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We did it a few years ago and I would take a pilot. If you are working a couple of hundred quid is not many days work. I would take a 5 gallon can of good diesel and some bits of rubber tube to connect the engine to it if there is any doubt about your fuel, In fact if there is any doubt at all about your fuel I would run the engine from a can and then refill that can from another can. Many canal boats have a couple of inches of crap diesel sloshing around the bottom of the tank. Don't ask me how I know. You will leave Sharpness when they let you out, perhaps with other boats, your pilot will show you where to go. You will feed him biscuits and coffee. You will fly under the bridges when the tide is belting out and you will mutter 'bloody hell' and you will arrive at Portishead a while later at lowish tide. Its best to tie in the marina where the pilot will leave you. Next day as the tide is rising it will carry you up to Bristol. So you need, Pilot, good fuel, biscuits. Enjoy it.

Edited by Bee
missed a bit

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The weather can be changeable. Roger did it with a friend, with a good weather forecast and ended up with gale force winds. It was a bit hairy

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You will also need to check whether your insurers are happy for you to do the trip and if they require you to have a pilot with you.

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8 minutes ago, Naughty Cal said:

You will also need to check whether your insurers are happy for you to do the trip and if they require you to have a pilot with you.

Good point.

 

When I crossed the Wash in 2015, my insurer had a list of   conditions  / advice, which made a lot of sense and which I complied with. The other two boats: their insurer said that the Wash was covered by the standard "tidal interconnecting waterways" clause, ie no different to the Trent between Cromwell and Keadby.  They maintained this line even when asked "are you sure?".  As you will well know, those two waterways are not quite the same !

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11 minutes ago, Scholar Gypsy said:

Good point.

 

When I crossed the Wash in 2015, my insurer had a list of   conditions  / advice, which made a lot of sense and which I complied with. The other two boats: their insurer said that the Wash was covered by the standard "tidal interconnecting waterways" clause, ie no different to the Trent between Cromwell and Keadby.  They maintained this line even when asked "are you sure?".  As you will well know, those two waterways are not quite the same !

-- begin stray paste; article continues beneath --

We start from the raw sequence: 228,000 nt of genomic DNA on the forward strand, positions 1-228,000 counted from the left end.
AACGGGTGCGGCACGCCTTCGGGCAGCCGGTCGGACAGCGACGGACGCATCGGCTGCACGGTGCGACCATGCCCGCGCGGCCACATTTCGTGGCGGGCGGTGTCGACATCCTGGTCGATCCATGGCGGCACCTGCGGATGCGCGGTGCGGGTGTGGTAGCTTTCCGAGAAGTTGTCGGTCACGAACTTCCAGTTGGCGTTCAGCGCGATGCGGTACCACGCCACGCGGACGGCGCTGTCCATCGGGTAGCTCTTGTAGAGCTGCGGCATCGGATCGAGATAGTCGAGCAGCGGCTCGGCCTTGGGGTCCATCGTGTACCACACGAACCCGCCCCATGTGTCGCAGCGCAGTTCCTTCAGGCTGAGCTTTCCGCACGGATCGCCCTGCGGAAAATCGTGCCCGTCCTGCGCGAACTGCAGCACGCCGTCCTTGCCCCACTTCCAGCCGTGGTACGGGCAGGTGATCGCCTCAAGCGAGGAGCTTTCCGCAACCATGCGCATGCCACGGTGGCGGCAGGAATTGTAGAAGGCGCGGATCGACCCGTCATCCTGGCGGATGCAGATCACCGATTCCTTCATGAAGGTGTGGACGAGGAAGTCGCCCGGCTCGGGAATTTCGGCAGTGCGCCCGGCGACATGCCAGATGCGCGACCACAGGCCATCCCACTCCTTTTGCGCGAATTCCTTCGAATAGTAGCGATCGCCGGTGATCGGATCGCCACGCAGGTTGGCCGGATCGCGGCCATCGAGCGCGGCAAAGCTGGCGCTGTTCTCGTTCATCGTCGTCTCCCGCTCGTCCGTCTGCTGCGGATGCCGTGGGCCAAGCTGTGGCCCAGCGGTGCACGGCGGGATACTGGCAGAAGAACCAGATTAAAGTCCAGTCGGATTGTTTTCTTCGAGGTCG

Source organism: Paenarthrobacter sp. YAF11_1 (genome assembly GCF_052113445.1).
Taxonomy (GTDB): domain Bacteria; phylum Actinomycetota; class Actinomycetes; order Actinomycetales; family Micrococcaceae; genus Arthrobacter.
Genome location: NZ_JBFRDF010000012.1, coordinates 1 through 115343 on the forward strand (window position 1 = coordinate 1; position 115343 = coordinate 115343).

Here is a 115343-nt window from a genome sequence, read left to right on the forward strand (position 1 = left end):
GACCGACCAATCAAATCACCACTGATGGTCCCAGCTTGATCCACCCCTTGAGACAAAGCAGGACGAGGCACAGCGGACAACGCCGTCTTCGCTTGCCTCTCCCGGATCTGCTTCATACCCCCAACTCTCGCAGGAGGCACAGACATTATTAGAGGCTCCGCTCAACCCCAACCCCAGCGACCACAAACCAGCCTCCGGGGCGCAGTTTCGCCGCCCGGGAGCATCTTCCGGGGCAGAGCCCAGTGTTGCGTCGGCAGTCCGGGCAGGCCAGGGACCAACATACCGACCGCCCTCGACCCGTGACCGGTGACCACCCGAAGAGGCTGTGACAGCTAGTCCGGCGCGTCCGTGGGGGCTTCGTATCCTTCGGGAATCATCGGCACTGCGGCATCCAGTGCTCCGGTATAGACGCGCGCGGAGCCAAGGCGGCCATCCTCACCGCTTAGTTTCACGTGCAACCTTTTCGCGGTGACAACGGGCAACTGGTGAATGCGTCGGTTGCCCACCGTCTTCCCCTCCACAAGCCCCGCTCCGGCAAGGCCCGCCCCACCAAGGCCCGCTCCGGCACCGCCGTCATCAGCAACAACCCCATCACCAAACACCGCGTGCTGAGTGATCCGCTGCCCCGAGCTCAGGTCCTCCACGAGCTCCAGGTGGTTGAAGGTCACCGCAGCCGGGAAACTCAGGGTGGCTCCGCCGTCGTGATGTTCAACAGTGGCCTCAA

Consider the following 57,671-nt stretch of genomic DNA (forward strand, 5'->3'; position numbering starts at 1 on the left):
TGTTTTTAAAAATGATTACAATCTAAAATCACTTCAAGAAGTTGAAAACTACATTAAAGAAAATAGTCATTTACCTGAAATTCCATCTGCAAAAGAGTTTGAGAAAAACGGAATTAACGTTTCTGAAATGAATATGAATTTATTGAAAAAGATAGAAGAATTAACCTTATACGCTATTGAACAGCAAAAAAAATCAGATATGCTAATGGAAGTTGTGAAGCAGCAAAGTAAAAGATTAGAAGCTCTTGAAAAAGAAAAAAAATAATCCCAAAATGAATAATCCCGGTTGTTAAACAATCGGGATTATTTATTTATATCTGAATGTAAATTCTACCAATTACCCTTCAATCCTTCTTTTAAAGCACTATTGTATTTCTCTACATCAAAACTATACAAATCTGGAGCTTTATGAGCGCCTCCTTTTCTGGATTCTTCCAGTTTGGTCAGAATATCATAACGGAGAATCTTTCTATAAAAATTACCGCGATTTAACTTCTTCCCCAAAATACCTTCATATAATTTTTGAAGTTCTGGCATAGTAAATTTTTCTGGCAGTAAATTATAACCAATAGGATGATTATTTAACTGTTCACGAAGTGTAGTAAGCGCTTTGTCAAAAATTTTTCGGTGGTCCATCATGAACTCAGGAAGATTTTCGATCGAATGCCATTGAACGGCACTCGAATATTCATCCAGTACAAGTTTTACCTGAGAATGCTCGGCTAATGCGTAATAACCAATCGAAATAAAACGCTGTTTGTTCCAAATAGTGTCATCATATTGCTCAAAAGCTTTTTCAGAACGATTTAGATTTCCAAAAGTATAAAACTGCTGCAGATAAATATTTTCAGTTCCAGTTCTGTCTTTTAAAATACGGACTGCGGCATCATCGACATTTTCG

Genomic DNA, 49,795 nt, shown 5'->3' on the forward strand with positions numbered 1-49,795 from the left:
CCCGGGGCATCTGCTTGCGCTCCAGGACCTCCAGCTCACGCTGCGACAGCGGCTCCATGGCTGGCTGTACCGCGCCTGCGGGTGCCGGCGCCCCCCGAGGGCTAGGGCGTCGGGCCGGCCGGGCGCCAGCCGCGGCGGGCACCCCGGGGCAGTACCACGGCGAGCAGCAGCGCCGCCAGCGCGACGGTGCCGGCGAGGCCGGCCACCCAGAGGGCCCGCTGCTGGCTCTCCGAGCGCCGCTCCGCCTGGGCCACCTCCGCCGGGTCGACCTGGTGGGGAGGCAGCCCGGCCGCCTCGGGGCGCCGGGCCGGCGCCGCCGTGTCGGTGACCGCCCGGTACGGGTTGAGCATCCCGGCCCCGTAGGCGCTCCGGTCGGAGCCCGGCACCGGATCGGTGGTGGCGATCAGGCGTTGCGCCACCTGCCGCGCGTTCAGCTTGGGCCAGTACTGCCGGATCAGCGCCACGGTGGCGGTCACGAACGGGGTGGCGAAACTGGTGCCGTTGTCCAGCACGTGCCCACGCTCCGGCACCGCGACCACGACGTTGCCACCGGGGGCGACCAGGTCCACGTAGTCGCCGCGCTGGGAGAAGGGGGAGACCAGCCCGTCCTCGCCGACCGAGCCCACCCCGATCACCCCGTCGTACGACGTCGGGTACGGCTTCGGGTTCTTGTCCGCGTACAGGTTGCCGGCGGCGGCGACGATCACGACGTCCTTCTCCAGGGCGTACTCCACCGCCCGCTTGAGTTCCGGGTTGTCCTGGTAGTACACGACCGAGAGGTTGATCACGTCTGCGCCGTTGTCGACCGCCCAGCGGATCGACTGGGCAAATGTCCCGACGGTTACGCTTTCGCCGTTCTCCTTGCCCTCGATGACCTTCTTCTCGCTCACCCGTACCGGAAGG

I bet the same insurer wouldn't let the boats on the Trent below Keadby :rolleyes:

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I came down with Nicki and John in May, and steered between the bridges - even if a pilot were not required I wouldn't want to try it in a boat as slow and cumbersome as a narrow boat without one. 

 

At one point the pilot had me aiming at the Welsh shore and then turn to face almost to the English Shore, not to avoid shallows per se, but to fight the way the currents were pushing the boat. All the while I did this the boat headed determinedly (albeit crab-wise) for the main span, had I aimed at the main span I guess I would have been knocked off course and may have struggled to get back. 

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Actually what Patrick said is interesting, those currents are really quite something. There is a whacking great yellow buoy between the bridges and it should be impossible to hit the thing but we saw a Dutch barge nearly come to grief on it in spite of the fact that it was visible for miles.  Kept getting drawn to it like a magnet. As Patrick says, a pilot would steer half a mile off and end up going right on target through the main span.

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38 minutes ago, magpie patrick said:

I came down with Nicki and John in May, and steered between the bridges - even if a pilot were not required I wouldn't want to try it in a boat as slow and cumbersome as a narrow boat without one. 

 

At one point the pilot had me aiming at the Welsh shore and then turn to face almost to the English Shore, not to avoid shallows per se, but to fight the way the currents were pushing the boat. All the while I did this the boat headed determinedly (albeit crab-wise) for the main span, had I aimed at the main span I guess I would have been knocked off course and may have struggled to get back.  

That's one of the things you learn on a RYA  'Day Skipper' and in further depth on the 'Coastal Skipper' courses.

Imagine a boat capable of 4mph leaving (say) Southampton and planning to arrive at St Peters Port Guernsey - part of the examination is to calculate the duration of the trip, work out the course headings for each hour of the tide (both on ebb and flood).